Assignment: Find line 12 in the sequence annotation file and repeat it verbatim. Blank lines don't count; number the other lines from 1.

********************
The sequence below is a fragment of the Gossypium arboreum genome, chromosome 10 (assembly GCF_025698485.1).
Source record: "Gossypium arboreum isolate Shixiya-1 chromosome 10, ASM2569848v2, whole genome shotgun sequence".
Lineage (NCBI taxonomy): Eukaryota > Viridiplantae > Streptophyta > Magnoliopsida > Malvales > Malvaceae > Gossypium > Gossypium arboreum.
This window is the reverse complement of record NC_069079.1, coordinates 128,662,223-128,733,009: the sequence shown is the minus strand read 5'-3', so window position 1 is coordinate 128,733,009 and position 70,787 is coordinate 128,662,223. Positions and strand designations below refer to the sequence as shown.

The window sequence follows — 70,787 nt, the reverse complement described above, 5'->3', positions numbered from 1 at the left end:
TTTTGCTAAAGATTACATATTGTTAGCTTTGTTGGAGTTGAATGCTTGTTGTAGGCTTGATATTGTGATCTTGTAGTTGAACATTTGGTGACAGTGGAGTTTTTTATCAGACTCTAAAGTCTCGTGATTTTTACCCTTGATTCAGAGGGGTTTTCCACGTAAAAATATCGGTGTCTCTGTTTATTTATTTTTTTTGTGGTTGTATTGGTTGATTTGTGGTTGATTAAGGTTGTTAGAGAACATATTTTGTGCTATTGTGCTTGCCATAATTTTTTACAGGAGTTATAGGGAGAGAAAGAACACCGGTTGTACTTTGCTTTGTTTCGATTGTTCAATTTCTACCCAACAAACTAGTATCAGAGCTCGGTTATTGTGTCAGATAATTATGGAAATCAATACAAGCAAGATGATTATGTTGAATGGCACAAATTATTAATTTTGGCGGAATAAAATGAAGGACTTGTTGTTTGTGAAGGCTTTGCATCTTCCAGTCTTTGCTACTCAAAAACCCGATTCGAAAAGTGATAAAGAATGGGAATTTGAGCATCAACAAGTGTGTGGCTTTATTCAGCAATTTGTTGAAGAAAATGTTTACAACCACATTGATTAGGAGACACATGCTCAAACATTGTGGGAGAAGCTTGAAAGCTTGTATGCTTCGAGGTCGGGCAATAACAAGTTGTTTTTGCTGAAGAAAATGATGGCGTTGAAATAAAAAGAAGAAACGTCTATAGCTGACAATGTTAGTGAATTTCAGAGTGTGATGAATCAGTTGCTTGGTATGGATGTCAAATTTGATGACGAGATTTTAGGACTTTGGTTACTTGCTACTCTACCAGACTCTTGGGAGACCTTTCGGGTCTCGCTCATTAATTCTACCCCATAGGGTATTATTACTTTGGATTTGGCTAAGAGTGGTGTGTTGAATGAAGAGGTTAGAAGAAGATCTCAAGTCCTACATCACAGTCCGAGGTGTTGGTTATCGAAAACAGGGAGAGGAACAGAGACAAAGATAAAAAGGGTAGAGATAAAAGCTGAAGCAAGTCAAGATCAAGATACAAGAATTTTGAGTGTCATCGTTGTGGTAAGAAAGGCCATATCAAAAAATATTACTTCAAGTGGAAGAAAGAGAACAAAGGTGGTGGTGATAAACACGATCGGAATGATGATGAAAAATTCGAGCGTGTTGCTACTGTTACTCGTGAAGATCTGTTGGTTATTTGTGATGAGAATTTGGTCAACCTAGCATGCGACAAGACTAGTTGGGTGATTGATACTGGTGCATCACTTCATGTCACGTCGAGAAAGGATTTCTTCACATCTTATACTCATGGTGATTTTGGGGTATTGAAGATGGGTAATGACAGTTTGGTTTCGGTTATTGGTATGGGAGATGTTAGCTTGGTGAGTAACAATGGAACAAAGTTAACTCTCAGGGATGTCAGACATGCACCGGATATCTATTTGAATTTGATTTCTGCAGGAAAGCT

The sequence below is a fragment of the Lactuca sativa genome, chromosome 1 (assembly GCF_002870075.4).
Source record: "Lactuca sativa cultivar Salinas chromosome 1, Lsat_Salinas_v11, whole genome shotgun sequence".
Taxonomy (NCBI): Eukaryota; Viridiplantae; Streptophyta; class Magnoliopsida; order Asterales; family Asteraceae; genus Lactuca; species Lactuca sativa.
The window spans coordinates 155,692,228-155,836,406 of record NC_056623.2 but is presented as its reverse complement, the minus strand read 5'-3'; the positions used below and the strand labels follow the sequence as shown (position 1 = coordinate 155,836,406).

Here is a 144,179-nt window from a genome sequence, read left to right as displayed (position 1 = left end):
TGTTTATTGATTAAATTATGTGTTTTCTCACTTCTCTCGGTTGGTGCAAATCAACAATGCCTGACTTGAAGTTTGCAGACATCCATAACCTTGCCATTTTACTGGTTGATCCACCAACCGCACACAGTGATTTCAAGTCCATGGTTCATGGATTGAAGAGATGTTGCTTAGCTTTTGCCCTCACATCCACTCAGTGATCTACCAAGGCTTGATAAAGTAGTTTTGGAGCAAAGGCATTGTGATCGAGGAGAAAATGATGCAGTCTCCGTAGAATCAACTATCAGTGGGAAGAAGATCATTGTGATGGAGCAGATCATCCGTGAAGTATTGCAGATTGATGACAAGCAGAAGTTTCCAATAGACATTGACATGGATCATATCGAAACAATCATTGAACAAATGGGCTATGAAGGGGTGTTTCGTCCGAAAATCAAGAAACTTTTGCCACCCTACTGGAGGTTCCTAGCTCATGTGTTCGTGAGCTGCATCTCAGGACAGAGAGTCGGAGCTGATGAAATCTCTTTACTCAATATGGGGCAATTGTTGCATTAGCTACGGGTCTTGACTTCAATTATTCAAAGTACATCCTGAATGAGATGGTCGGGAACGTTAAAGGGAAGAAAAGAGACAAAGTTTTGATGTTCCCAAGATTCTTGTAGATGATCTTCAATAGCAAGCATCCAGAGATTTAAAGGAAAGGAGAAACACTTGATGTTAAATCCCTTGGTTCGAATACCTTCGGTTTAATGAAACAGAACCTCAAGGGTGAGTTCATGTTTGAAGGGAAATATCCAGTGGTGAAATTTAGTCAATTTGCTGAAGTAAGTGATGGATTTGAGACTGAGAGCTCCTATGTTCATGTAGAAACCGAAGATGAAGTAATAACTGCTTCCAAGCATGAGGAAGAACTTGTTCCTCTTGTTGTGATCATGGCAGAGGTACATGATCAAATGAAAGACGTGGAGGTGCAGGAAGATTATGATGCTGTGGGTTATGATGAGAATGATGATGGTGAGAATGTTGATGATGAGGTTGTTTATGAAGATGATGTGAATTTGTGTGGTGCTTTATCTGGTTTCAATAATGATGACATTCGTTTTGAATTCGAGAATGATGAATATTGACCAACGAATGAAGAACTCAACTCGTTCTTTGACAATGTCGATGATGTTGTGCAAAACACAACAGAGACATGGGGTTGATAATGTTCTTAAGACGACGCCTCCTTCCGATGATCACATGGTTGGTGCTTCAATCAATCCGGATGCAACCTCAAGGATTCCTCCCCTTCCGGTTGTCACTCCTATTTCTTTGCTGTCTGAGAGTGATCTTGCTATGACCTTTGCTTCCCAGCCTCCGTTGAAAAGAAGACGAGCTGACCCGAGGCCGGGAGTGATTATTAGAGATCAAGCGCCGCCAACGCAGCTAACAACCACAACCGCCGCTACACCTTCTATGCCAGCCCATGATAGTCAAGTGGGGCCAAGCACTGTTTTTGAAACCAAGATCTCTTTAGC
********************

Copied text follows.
TGTTTATTGATTAAATTATGTGTTTTCTCACTTCTCTCGGTTGGTGCAAATCAACAATGCCTGACTTGAAGTTTGCAGACATCCATAACCTTGCCATTTTACTGGTTGATCCACCAACCGCACACAGTGATTTCAAGTCCATGGTTCATGGATTGAAGAGATGTTGCTTAGCTTTTGCCCTCACATCCACTCAGTGATCTACCAAGGCTTGATAAAGTAGTTTTGGAGCAAAGGCATTGTGATCGAGGAGAAAATGATGCAGTCTCCGTAGAATCAACTATCAGTGGGAAGAAGATCATTGTGATGGAGCAGATCATCCGTGAAGTATTGCAGATTGATGACAAGCAGAAGTTTCCAATAGACATTGACATGGATCATATCGAAACAATCATTGAACAAATGGGCTATGAAGGGGTGTTTCGTCCGAAAATCAAGAAACTTTTGCCACCCTACTGGAGGTTCCTAGCTCATGTGTTCGTGAGCTGCATCTCAGGACAGAGAGTCGGAGCTGATGAAATCTCTTTACTCAATATGGGGCAATTGTTGCATTAGCTACGGGTCTTGACTTCAATTATTCAAAGTACATCCTGAATGAGATGGTCGGGAACGTTAAAGGGAAGAAAAGAGACAAAGTTTTGATGTTCCCAAGATTCTTGTAGATGATCTTCAATAGCAAGCATCCAGAGATTTAAAGGAAAGGAGAAACACTTGATGTTAAATCCCTTGGTTCGAATACCTTCGGTTTAATGAAACAGAACCTCAAGGGTGAGTTCATGTTTGAAGGGAAATATCCAGTGGTGAAATTTAGTCAATTTGCTGAAGTAAGTGATGGATTTGAGACTGAGAGCTCCTATGTTCATGTAGAAACCGAAGATGAAGTAATAACTGCTTCCAAGCATGAGGAAGAACTTGTTCCTCTTGTTGTGATCATGGCAGAGGTACATGATCAAATGAAAGACGTGGAGGTGCAGGAAGATTATGATGCTGTGGGTTATGATGAGAATGATGATGGTGAGAATGTTGATGATGAGGTTGTTTATGAAGATGATGTGAATTTGTGTGGTGCTTTATCTGGTTTCAATAATGATGACATTCGTTTTGAATTCGAGAATGATGAATATTGACCAACGAATGAAGAACTCAACTCGTTCTTTGACAATGTCGATGATGTTGTGCAAAACACAACAGAGACATGGGGTTGATAATGTTCTTAAGACGACGCCTCCTTCCGATGATCACATGGTTGGTGCTTCAATCAATCCGGATGCAACCTCAAGGATTCCTCCCCTTCCGGTTGTCACTCCTATTTCTTTGCTGTCTGAGAGTGATCTTGCTATGACCTTTGCTTCCCAGCCTCCGTTGAAAAGAAGACGAGCTGACCCGAGGCCGGGAGTGATTATTAGAGATCAAGCGCCGCCAACGCAGCTAACAACCACAACCGCCGCTACACCTTCTATGCCAGCCCATGATAGTCAAGTGGGGCCAAGCACTGTTTTTGAAACCAAGATCTCTTTAGC